YETI continues impact on community, school
According to teacher Mike Powers, who established the club back in 2001 and continues to coordinate the organization, the decision to collaborate with Kiwanis was an easy one.
“Collaboration is always good when two compassionate and hard working organizations join forces,” he said. “Both of our goals and mission are very similar: giving back to the community, especially focusing on youth of the community. In this case, community is the school, our town, our region, and our world.”
On average, YETI has approximately 120 members, each volunteering a minimum of 10 hours, per school year. In addition, students raise about $7,000-10,000 per year to donate to other charitable causes.
The YETI Key Club in 2014 included senior YETI Key Club officers: Coby Ryan, president; Tyler Kangas, vice president; Vanessa McNamara, secretary; and Leah Cook, treasurer.
According to Powers, highlights of the year included participation in an area TV station’s canathon. The students collected non-perishable food for people in need, while challenging the school in a canathon competition. The sixth grade brought in the most poundage of food, collecting 342 pounds. The 11th grade class came in second.
“The main winners were the area food pantries, with 1,008 pounds of food donated to be used locally,” said Powers.
The club also teamed up with the Manistique High School building trades class to build two ramps for physically challenged individuals in this area. While YETI Key Club paid for most of the materials, the trades class built the ramps.
Another highlight involved the YETI Key Club hosting Martin Lowenberg, a Holocaust survivor, to Manistique. Lowenberg spoke with students about the Holocaust and tolerance.
“His message really hits home, even in 2014,” said Powers. “This primary source of history relates the hatred of the Jewish people and the hatred that is still in today’s world. YETI Key Club sponsored Martin Lowenberg to travel to two other schools because this was such a powerful message.”
Powers added that plans are already in place to welcome Lowenberg back for a community presentation during the 2014-15 school year.
“Music in Manistique” is another YETI Key Club venture, continuing this summer. The students wrote grants and conducted fundraisers for the $7,000 needed to fund the 12th season of the series. The 2014 season will feature 11 concerts, held every Wednesday, beginning June 11 and concluding Aug. 20. All concerts are free to the public and take place at 7 p.m., rain or shine, in the Manistique Band Shell by Little Bear West Arena.
Another community endeavor tackled by YETI Key Club members was a bone marrow registration drive, held during the first home basketball game at Manistique High School. Almost 50 people were registered in this drive.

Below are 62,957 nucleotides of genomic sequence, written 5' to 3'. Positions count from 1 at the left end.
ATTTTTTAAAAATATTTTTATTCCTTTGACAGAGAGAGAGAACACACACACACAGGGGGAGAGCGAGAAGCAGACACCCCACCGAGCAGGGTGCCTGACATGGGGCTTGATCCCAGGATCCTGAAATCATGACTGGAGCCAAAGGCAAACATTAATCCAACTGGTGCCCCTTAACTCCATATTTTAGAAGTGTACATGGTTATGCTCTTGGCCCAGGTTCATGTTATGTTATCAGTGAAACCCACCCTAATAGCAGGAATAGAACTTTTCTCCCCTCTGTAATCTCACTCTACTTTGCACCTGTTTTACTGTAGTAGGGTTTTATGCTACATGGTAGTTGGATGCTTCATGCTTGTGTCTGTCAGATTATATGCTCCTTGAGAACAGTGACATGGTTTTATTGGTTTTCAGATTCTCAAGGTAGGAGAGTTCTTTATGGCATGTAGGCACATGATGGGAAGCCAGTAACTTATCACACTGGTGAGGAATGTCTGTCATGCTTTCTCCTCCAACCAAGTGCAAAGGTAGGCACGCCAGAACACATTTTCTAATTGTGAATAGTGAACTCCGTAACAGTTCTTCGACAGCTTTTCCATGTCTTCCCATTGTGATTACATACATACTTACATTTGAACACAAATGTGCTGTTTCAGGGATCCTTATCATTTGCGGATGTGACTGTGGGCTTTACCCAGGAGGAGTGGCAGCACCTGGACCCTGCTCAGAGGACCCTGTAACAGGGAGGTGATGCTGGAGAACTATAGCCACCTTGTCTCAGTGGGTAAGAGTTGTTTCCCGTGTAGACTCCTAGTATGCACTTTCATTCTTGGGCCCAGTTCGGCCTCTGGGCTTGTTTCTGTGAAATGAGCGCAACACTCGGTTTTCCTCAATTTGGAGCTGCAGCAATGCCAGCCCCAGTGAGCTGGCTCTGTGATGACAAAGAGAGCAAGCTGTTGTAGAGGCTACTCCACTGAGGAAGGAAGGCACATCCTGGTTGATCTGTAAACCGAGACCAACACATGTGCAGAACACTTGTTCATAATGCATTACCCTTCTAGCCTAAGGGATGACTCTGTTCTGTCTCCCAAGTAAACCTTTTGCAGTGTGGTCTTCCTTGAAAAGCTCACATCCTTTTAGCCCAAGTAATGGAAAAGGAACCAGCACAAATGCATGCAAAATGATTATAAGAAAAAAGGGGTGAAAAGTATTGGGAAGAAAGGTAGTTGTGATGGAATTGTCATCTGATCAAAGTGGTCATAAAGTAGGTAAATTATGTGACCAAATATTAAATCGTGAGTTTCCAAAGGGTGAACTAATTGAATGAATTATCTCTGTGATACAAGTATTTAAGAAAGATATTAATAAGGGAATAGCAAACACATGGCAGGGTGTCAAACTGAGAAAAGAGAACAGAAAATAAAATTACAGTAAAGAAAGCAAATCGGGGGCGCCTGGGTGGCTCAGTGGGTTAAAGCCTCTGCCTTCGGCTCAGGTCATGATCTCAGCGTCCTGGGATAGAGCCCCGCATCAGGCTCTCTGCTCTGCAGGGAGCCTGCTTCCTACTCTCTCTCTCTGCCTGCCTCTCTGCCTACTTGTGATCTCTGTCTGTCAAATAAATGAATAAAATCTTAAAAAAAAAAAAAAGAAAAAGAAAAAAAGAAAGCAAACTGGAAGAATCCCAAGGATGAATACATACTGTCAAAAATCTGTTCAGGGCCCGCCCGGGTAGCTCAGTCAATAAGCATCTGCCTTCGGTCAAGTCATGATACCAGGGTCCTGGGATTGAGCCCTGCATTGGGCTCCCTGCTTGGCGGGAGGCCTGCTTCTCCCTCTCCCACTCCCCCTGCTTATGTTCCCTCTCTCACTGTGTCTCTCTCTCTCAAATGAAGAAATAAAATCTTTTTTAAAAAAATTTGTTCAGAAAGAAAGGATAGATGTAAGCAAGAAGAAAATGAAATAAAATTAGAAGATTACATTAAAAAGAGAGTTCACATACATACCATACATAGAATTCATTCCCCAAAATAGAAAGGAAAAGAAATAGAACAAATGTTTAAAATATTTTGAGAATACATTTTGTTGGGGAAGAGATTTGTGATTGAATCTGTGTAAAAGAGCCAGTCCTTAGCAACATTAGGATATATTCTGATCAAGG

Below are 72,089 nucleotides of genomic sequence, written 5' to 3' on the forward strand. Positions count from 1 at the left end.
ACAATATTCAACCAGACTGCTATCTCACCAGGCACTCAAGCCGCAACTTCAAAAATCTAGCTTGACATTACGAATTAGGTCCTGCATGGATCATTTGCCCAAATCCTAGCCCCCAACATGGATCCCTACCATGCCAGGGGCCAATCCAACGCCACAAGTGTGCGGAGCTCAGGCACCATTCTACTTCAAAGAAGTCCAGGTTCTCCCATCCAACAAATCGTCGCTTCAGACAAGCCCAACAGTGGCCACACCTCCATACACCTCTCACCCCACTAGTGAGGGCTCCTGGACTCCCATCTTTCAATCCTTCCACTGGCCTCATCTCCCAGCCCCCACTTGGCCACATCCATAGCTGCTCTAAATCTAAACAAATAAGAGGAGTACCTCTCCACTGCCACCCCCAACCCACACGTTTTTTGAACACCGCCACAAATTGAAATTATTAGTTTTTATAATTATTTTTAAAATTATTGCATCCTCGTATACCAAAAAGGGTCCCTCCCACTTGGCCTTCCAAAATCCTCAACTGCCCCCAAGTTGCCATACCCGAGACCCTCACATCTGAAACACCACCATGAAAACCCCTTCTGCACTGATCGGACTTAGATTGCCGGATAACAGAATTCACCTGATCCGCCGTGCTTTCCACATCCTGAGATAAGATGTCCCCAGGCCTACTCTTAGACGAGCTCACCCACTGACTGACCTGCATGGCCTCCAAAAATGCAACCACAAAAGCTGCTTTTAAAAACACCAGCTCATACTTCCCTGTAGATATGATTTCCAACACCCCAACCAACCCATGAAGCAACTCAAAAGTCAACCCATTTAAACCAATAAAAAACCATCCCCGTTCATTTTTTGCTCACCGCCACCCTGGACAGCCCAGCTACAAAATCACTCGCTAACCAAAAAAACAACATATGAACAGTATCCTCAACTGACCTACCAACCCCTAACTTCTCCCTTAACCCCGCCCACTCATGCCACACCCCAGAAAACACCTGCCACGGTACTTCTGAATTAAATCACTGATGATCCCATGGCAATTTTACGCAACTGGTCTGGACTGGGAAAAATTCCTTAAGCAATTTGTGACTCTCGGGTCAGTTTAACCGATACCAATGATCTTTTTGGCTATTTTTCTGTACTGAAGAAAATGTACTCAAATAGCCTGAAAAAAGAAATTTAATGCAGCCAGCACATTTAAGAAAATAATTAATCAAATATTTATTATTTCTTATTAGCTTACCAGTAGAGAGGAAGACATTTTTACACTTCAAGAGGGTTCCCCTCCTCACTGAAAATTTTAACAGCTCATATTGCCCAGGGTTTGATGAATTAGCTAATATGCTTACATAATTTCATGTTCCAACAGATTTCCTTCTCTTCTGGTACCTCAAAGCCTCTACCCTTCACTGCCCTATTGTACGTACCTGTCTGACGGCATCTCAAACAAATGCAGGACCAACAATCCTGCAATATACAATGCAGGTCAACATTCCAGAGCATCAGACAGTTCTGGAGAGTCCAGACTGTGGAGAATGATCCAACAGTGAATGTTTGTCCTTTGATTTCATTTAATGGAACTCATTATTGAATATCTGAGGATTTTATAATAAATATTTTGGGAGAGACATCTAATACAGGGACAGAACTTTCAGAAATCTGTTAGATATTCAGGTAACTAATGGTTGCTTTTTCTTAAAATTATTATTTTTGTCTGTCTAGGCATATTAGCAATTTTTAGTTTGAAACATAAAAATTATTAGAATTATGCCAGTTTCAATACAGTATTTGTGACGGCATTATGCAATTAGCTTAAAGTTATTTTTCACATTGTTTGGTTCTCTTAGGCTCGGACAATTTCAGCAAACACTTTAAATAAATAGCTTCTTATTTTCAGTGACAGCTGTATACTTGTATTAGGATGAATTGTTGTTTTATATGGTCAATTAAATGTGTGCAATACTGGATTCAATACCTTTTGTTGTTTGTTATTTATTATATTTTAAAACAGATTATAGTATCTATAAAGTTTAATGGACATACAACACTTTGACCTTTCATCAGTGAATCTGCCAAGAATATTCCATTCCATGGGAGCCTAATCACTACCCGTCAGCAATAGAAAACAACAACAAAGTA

Powers explained that YETI Key Club also holds many activities for area youth, including a fun night for grades k-8 in January. A second youth activity, a free skate at Little Bear West Ice Arena, was held for grades 1-12.
During the homecoming football game, a tailgate featuring live music and food was hosted by the club.
YETI Key Club’s 5-on-5 CBC basketball tournament, with approximately 200 participants, raised $2,500 for the local CBC Fund Drive. The Yooper Hooper 3-on-3 tournament hosted 84 teams from across Michigan teams and raised $2,500 for YETI.
The YETI Key Club handled the kids’ games at CBC Sunday, raising $1,600 for CBC alongside Kiwanis.
In addition to their many other ventures, the YETI Key Club also collaborates with other Manistique organizations, including: an MHS English class to pay half the cost of producing Manistique High School’s school newspaper; the Manistique Recreation Board to provide labor, music and some financial assistance for the Little Jiggers Ice Fishing tournament on Central Park Pond and Winter Fest Skate at Little Bear Ice Arena; Project Petunia to sell and deliver flower baskets; and Limestone Federal Credit Union to provide a student credit union at Manistique Area Schools and learn and participate in important financial skills such as savings accounts, debit cards, and setting up savings goals.
Powers explained that the YETI Key Club has also made numerous donations, including: $300 to the MHS “Junk Yard Dawgs” robotics team; $250 for Schoolcraft County Humane Society, via a bake sale and matching funds from the club; and $400 from participation in Walk for Warmth.
“As the above activities suggests, YETI Key Club had a great 2013-14 school year,” said Powers. “Some plans are already being formulated for the 2014-15 year.”
For more information on the YETI Key Club, email Powers at firstname.lastname@example.org.